Effectively this is a slightly modified version of what exists. It aims to reflect changes in the way church is organised and smooth out some of the factors that provide distortions to the exiting system.
 
Option 2 – alternative deanery based system

The aim for this is a flexible system which enables deaneries to decide how many stipendiary clergy they wish to deploy and how much each parish would contribute to the cost. It is still a system of mutual support with the contribution required for an incumbent linked to the socio economic information about that parish.

This system is based on 3 pieces of information
  • Deanery decision on the number of clergy they deploy
  • Socio-economic conditions of the Deanery
  • How the national Church Commissioner funding is applied to the deanery.

There will be six steps to the process
1)      We set a standard cost per stipendiary incumbent (currently £56,000 per year)
2)      We work out the socio-economic cost of each deanery
3)      We work out the number of Church Commissioner funded posts per deanery
4)      We work out the cost of each stipend for the deanery
5)      The deanery decides how many stipendiary clergy it needs
6)      Guided by their mission and pastoral committee the parishes and deanery work together to decide how much each parish contributes.

This is new ground. It continues with our commitment to devolve decision making and we will give plenty of support to help deaneries and parishes work through the system. We believe it makes a clearer link between the deployment and payment of clergy in a local area.

Transitional relief

Any change to the system will have an impact. For some parishes this will be greater than others so we will have a system of transitional relief to smooth the impact.

Both options have been carefully thought through and are strong robust options for the future. Synod will need to decide which is best placed to help us continue to support our mission and ministry to every community in our diocese.

News & Events

The Parish Share Review Group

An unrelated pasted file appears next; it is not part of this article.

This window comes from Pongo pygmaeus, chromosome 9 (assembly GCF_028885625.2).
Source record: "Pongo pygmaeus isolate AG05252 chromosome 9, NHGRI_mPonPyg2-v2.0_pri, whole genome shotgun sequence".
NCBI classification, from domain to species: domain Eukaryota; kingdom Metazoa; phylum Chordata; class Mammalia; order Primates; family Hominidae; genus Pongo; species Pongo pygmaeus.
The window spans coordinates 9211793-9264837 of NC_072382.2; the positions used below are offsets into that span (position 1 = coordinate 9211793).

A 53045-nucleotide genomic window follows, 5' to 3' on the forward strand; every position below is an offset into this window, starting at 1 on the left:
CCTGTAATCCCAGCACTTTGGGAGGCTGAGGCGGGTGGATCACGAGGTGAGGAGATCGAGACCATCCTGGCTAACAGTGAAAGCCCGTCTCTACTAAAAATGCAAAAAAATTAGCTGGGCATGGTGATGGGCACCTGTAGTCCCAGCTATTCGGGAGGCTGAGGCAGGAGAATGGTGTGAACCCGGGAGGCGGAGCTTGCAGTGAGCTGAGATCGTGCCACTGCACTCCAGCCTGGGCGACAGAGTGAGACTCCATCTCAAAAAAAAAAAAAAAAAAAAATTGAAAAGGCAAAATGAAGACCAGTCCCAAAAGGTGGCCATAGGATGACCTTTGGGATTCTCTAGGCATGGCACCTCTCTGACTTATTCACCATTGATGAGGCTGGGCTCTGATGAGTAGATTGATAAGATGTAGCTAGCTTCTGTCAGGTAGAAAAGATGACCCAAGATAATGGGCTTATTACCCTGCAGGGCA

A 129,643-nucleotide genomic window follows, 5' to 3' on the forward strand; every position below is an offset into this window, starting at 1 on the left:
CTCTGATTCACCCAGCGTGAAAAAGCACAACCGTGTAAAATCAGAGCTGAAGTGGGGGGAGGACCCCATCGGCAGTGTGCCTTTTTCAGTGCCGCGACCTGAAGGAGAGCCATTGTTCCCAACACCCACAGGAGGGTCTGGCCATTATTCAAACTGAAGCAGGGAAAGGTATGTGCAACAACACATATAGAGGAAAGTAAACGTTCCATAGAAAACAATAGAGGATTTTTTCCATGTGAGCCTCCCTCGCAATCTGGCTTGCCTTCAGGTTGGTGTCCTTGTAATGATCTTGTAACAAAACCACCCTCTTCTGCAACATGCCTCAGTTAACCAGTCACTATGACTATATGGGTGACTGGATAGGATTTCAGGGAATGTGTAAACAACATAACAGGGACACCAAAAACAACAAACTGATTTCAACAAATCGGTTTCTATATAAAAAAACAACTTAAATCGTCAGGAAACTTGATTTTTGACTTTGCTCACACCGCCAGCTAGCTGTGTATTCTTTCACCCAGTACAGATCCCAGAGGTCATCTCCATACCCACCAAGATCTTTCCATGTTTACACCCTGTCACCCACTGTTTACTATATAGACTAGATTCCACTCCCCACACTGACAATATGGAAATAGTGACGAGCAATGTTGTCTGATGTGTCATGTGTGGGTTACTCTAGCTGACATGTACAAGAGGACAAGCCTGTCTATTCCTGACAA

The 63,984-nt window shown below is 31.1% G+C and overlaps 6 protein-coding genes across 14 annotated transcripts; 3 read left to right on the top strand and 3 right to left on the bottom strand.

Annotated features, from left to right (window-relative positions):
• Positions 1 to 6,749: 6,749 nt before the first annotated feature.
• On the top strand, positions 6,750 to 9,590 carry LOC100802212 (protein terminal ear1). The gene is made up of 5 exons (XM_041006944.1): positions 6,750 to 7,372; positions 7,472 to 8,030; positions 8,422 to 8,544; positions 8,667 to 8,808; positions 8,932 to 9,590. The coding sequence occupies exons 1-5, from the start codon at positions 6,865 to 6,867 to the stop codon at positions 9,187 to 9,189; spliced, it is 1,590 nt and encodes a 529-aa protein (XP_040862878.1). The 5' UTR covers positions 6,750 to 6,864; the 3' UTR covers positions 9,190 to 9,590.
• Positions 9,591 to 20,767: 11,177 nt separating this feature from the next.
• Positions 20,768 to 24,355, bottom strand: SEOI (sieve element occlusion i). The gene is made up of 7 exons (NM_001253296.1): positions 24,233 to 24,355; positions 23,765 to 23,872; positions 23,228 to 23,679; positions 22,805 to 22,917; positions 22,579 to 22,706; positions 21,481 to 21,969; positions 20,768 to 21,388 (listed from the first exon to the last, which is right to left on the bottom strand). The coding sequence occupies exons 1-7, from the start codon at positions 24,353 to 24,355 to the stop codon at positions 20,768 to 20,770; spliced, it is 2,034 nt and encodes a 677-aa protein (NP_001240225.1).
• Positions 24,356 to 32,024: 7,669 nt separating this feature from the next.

The Review Group was made up of the following: 
 
2 members from the DBF Finance Committee 
Rev Mark Stanford (Chair), Holy Trinity Formby – Sefton deanery 
Peter Owen, St Luke’s Crosby – Sefton 
 
6 members from Diocesan Synod 
Rev Amanda Fairclough, NSM, St Margaret Orford, General Synod – Warrington 
Rev Simon Fisher, St John Tuebrook – West Derby 
Adrian Hardy, Treasurer, Wigan St Michael – Wigan 
Rev Richard Jones, St John Burscough – Ormskirk 
Rev Bill Matthews, Eccleston St Thomas/St Helen St Mark – St Helens 
Philip Stott, Billinge St Aidan, Bishop’s Council – Wigan 
 
The group was serviced by staff at St James’ House 

Download the full document

The offer system

The review group examined the offer system popular in a few dioceses but felt this was not the right way forward for our diocese. The group felt the system where parishes say what they can afford and then senior clergy and diocesan staff try to allocate staff accordingly was 

1.Essentially Congregationalist without a commitment to mutual support.
2.It disconnects what may be offered with the ministry received giving a sense of “we want our vicar come what may”
3.It creates a notion that giving the least possible is acceptable
4.It may not allow us to place clergy where they are best called to serve.

Fundamentally the review group believed that it would lead to further clergy reductions.